Shortly after 1776, states like Tennessee began to adopt their own official state seals, mottos, nicknames, and much more, which have all been used to symbolize and represent the uniqueness of each U.S. state.
The famous Tennessee state seal displays the Roman numerals XVI, which signifies what number state Tennessee is in terms of its admission to the union (16th state). Tennessee entered the union in 1796.
What does the Tennessee State Seal represent?
The plow, sheaf of wheat, and cotton stalk symbolize the state’s rich agricultural roots, and the riverboat represents the historical (and even to this day) importance of river traffic to commerce within the state. The state’s official motto also makes an appearance, and in fact, originates from the state seal itself, “Agriculture and Commerce”.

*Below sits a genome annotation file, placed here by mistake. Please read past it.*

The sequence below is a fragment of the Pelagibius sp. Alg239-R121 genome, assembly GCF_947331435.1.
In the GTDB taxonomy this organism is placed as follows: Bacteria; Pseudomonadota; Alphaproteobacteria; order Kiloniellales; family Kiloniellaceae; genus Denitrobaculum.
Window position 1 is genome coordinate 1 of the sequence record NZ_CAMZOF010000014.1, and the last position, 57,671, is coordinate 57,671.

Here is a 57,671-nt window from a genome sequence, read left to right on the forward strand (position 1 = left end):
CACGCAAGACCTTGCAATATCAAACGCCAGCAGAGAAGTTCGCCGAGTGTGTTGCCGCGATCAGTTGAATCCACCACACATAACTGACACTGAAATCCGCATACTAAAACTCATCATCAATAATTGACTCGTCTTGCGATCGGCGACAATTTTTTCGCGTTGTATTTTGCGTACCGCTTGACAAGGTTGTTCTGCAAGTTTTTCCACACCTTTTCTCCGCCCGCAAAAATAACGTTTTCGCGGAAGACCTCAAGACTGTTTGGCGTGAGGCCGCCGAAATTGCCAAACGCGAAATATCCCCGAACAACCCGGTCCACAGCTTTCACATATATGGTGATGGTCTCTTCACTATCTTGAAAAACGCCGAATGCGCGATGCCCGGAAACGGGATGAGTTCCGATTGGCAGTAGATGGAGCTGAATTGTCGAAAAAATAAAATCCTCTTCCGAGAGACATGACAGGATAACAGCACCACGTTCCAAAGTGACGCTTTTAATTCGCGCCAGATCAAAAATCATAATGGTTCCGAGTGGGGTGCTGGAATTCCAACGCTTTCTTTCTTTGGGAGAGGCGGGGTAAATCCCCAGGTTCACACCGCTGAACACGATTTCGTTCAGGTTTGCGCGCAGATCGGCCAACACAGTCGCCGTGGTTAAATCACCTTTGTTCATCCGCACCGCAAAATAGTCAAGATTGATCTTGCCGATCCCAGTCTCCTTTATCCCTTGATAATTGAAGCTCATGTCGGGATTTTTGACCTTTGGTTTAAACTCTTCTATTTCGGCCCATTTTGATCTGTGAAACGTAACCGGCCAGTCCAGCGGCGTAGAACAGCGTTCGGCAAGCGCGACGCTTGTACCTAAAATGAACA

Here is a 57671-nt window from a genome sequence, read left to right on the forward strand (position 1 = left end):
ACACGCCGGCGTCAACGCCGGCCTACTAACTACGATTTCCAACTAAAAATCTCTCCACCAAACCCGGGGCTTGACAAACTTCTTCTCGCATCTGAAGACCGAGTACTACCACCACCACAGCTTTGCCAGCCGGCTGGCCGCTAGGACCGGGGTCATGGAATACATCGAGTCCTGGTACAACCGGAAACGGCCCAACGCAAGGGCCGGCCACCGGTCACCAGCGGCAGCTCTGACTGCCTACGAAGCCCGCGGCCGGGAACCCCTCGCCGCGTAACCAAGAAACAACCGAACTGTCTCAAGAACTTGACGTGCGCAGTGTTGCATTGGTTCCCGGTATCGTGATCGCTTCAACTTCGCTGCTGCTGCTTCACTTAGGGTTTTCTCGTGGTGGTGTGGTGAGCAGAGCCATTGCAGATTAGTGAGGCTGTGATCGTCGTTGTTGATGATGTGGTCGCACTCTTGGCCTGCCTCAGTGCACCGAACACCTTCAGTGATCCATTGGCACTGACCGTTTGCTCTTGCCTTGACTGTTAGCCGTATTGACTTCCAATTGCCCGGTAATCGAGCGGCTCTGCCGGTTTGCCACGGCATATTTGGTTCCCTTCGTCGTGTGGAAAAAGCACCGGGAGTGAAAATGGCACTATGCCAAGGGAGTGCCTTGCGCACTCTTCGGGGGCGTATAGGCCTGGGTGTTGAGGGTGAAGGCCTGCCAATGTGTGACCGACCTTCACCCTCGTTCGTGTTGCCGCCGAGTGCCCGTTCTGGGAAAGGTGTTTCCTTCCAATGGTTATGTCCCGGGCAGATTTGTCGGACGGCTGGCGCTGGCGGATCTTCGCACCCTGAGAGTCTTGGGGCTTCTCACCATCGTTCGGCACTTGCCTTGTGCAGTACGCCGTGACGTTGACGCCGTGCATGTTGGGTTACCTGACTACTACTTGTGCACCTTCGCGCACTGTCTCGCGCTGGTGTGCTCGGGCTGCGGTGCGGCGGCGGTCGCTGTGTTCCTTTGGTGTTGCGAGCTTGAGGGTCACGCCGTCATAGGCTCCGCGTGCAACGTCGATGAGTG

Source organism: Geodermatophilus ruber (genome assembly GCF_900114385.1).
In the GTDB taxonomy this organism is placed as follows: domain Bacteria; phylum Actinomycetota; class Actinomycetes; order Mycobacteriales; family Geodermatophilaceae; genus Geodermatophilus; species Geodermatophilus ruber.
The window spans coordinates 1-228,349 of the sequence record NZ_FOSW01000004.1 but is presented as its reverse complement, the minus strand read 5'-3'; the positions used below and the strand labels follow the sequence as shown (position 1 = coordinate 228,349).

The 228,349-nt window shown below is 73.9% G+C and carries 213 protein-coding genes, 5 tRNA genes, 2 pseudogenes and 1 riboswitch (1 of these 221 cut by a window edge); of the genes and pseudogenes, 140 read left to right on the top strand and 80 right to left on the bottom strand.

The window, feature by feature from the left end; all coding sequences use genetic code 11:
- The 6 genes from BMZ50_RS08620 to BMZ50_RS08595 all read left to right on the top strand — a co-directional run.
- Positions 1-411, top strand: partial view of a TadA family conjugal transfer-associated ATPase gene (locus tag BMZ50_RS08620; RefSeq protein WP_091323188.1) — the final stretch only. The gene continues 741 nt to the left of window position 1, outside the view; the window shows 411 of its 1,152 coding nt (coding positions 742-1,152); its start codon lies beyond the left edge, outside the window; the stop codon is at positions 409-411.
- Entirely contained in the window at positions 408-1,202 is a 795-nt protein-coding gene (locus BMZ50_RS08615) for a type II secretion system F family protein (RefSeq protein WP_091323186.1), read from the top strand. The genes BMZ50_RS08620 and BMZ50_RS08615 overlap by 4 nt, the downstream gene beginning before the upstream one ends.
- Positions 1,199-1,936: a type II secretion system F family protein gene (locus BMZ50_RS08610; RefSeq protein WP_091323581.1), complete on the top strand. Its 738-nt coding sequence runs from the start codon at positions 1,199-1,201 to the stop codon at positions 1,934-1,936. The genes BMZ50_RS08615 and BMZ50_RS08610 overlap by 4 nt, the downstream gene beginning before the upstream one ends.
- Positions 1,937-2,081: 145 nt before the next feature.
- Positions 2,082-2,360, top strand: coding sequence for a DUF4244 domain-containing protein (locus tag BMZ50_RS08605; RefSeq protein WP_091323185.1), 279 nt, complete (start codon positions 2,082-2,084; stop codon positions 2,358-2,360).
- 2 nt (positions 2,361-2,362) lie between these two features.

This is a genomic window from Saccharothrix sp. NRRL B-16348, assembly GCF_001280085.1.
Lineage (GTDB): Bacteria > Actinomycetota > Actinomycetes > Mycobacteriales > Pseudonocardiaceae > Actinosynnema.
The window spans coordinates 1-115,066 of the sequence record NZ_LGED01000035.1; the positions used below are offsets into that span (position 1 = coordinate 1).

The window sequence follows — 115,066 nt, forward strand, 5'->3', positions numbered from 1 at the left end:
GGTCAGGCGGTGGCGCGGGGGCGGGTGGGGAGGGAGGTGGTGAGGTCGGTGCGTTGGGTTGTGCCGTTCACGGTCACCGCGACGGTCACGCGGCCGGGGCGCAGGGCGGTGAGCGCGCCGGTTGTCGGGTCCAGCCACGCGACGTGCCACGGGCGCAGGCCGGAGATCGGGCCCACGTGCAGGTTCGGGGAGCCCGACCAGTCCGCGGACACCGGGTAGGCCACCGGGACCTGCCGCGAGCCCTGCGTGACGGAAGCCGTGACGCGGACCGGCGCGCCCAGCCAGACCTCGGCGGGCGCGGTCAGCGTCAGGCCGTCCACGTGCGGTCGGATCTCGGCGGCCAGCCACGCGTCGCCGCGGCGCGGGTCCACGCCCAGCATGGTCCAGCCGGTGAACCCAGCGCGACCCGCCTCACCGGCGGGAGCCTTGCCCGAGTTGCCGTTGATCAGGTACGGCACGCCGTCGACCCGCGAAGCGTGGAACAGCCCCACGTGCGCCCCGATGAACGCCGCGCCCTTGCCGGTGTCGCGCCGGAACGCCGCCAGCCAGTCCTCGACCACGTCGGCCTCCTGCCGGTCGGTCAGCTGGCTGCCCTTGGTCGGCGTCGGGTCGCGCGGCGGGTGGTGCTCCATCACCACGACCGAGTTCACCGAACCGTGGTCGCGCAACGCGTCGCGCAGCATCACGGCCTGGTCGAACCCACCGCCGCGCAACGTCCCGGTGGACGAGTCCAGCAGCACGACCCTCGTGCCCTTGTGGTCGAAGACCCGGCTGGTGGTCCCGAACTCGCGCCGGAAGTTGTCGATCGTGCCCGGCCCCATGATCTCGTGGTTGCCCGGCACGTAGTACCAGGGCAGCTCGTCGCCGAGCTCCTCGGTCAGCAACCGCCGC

Tennessee as a state is undoubtibly one of, if not the most agriculturally diverse states within the entire nation. This is most likely due to the state’s rich soil, brilliant climate, and good amount of rainfall per year (6th rainiest state in the nation).
State seals are a fantastic way of taking a glance into the history of each state, and what were perhaps the most significant economic contributers several hundred years ago. The Volunteer State is certainly no different!